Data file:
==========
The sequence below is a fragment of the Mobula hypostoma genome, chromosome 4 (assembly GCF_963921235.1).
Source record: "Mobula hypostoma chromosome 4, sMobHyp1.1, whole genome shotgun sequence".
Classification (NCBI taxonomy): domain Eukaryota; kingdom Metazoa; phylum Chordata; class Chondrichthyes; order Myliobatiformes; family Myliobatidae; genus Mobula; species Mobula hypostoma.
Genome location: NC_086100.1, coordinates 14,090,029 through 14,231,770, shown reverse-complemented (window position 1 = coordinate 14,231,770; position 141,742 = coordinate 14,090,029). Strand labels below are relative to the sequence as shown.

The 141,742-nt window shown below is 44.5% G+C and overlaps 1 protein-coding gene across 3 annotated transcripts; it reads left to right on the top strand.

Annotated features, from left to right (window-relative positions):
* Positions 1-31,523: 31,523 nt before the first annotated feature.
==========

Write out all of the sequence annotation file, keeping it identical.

The sequence below is a fragment of the Mobula hypostoma genome, chromosome 4 (assembly GCF_963921235.1).
Source record: "Mobula hypostoma chromosome 4, sMobHyp1.1, whole genome shotgun sequence".
Classification (NCBI taxonomy): domain Eukaryota; kingdom Metazoa; phylum Chordata; class Chondrichthyes; order Myliobatiformes; family Myliobatidae; genus Mobula; species Mobula hypostoma.
Genome location: NC_086100.1, coordinates 14,090,029 through 14,231,770, shown reverse-complemented (window position 1 = coordinate 14,231,770; position 141,742 = coordinate 14,090,029). Strand labels below are relative to the sequence as shown.

The 141,742-nt window shown below is 44.5% G+C and overlaps 1 protein-coding gene across 3 annotated transcripts; it reads left to right on the top strand.

Annotated features, from left to right (window-relative positions):
* Positions 1-31,523: 31,523 nt before the first annotated feature.